Fei Zhang needed help. As part of the Disruptive Technologies team at Allianz Group, Zhang oversees a blockchain lab in Munich. His mission is to explore use cases for the technology, implement proofs of concept and promote blockchain’s adoption by the broader company.
“Blockchain can fundamentally transform the whole business of doing contracts, including financial services contracts,” Zhang, head of blockchain for Allianz Group, said. “That’s where we see the strategic value of it.”
But first he had to prove it actually worked.
So a year ago, Zhang reached out to all of the operating entities within the Allianz Group and asked whether any were interested in testing out blockchain technology within their own business.
Allianz Risk Transfer didn’t hesitate to raise its hand. Intrigued by the potential efficiency gains blockchain might provide, the Bermuda based business volunteered to participate.
“At a very practical level, blockchain is about efficiency,” Richard Boyd, chief underwriting officer of Allianz Risk Transfer (ART), said. “Insurance companies have very established and staid practices in terms of operational setup and how things are managed operationally. What we see blockchain doing is ripping up the playbook and starting again.”
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Boyd’s company saw that firsthand after working with Zhang’s team.
In June, ART and Allianz Group announced they, along with partner Nephila Capital, had successfully piloted the use of blockchain smart contract technology for transacting a natural catastrophe swap. The test run, they said, proved that blockchain based smart contracts could simplify and accelerate transactional processing and settlements between insurers and investors.
“The biggest surprise,” Boyd said, “was that it was very easy.”
Smart contracts are fully digital contracts that can be self executing and self enforcing. Terms of the contract are written in computer code and shared via a distributed ledger. When a triggering event occurs, the smart contract automatically activates and determines the payouts between parties.
Allianz said natural catastrophe swaps were the perfect product for a blockchain enabled contract because they utilize triggers with defined parameters. In a catastrophe swap, an insurer transfers specific disaster risks to a third party, typically investors or another insurer. If an event occurs and meets the predefined trigger criteria, the third party is responsible for the agreed upon financial risk.
“The thinking there was: If we could take an insurance contract, what is one of the most objectively measured contracts we could find?” Boyd said. “With your motor policy, it isn’t completely objective what the payouts may be and the events that might trigger it. Whereas a hurricane of a certain magnitude we can all agree on. There’s public data that can be used to trigger the contract. We did it in a swap form, which is a derivative contract, instead of an insurance contract. For that reason, it was one where we could fully automate the contract.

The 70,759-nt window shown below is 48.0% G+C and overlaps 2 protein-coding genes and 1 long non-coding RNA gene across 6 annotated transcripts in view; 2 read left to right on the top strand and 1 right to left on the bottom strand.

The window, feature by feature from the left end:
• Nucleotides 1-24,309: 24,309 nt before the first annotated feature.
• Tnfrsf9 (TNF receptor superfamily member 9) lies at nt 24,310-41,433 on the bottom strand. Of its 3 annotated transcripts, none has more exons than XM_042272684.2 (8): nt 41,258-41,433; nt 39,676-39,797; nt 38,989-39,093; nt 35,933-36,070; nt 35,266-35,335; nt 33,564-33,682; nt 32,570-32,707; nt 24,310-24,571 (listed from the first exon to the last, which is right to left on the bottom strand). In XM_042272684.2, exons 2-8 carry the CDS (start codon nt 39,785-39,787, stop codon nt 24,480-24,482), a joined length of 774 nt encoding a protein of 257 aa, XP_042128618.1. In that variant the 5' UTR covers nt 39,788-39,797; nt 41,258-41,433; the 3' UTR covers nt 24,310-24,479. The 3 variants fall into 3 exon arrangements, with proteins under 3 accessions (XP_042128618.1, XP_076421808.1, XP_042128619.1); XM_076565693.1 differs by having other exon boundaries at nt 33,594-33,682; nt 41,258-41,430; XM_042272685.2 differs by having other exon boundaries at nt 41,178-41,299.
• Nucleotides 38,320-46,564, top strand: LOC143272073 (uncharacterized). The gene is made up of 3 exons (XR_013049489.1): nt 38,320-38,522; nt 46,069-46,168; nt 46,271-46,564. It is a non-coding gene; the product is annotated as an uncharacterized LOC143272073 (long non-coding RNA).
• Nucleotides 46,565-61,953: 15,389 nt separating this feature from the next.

“It still remains to be seen whether you can fully automate a true insurance contract, where there’s the concept of indemnity and claims adjusting. But this contract is very straightforward a certain magnitude of hurricane and a loss is triggered on the contract. That’s why we chose it.”
The blockchain platform allows previously segregated systems for information flow of the contract, accounting, payments, etc. to be merged into one source with consistent transaction logs.
“You can mingle all of these things the contract, the payment into one single distributed system that each involved party has a copy of,” Zhang said.
The end result is that reliability and efficiency are increased while the number of human touches in a transaction is decreased.
“If you think that every time a premium is collected and every time a claim is paid, someone on both sides of that transaction has to reconcile that number, agree to it, submit payment to a bank, which then has to submit that payment to one side and then the payment needs to be reconciled on the other side all of those should happen automatically with a smart contract,” Boyd said. “So it’s the number of human touches in a transaction that we’re looking to significantly reduce.
“In theory it should make things quicker. You pay a claim or a premium, and it doesn’t sit around in some intermediary ether somewhere. That kind of thing is where the efficiency comes.”
Increased efficiency also could lead to greater customer satisfaction.
“Improving the user experience is exactly what we want with this technology,” Zhang said. “It is a technology that enables us to deliver a better customer experience.”
With the nat cat swap proof of concept complete, Allianz is turning its attention to additional use cases, Zhang said. One of the most promising, he and Boyd said, is the use of blockchain for the fronting business of captives.
“When you have an international fronting program for a large corporation that is in 100 countries, and each one of those is trying to pay its premium and ultimately arrive at a captive, but it needs a chain of insurance company intermediaries and banks in the middle to move the cash … you’re multiplying the number of human touches by hundreds or thousands and creating significant inefficiency,” Boyd said. “The idea that all of that could be encoded and automated is hugely compelling from a customer point of view.”
LAB LEADER: Fei Zhang, the head of blockchain for Allianz Group in Munich, teamed with Allianz Risk Transfer and Nephila Capital to successfully pilot the use of blockchain enabled smart contracts for transacting natural catastrophe swaps. Zhang says blockchain can “fundamentally transform” contracts.
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Kate Smith is a senior associate editor. She can be reached at email@example.com.
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